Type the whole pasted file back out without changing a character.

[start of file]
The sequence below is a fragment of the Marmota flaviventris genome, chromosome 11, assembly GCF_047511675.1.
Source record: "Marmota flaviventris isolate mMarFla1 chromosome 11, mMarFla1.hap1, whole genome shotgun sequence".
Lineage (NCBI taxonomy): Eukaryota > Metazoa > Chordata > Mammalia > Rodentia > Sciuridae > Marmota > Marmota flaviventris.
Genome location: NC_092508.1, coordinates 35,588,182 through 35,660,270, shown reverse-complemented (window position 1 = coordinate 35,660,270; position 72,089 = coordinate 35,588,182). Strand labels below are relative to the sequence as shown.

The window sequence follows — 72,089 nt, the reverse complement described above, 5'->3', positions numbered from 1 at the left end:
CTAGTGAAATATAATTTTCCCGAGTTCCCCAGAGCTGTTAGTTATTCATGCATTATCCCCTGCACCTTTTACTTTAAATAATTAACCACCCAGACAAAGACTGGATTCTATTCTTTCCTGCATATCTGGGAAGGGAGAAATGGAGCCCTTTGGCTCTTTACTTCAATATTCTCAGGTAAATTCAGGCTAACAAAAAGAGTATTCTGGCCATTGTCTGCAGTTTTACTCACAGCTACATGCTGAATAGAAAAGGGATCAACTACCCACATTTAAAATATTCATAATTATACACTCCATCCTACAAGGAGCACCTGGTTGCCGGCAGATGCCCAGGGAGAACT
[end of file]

The sequence below is a fragment of the Marmota flaviventris genome, chromosome 11, assembly GCF_047511675.1.
Source record: "Marmota flaviventris isolate mMarFla1 chromosome 11, mMarFla1.hap1, whole genome shotgun sequence".
Lineage (NCBI taxonomy): Eukaryota > Metazoa > Chordata > Mammalia > Rodentia > Sciuridae > Marmota > Marmota flaviventris.
Genome location: NC_092508.1, coordinates 35,588,182 through 35,660,270, shown reverse-complemented (window position 1 = coordinate 35,660,270; position 72,089 = coordinate 35,588,182). Strand labels below are relative to the sequence as shown.

The window sequence follows — 72,089 nt, the reverse complement described above, 5'->3', positions numbered from 1 at the left end:
CTAGTGAAATATAATTTTCCCGAGTTCCCCAGAGCTGTTAGTTATTCATGCATTATCCCCTGCACCTTTTACTTTAAATAATTAACCACCCAGACAAAGACTGGATTCTATTCTTTCCTGCATATCTGGGAAGGGAGAAATGGAGCCCTTTGGCTCTTTACTTCAATATTCTCAGGTAAATTCAGGCTAACAAAAAGAGTATTCTGGCCATTGTCTGCAGTTTTACTCACAGCTACATGCTGAATAGAAAAGGGATCAACTACCCACATTTAAAATATTCATAATTATACACTCCATCCTACAAGGAGCACCTGGTTGCCGGCAGATGCCCAGGGAGAACT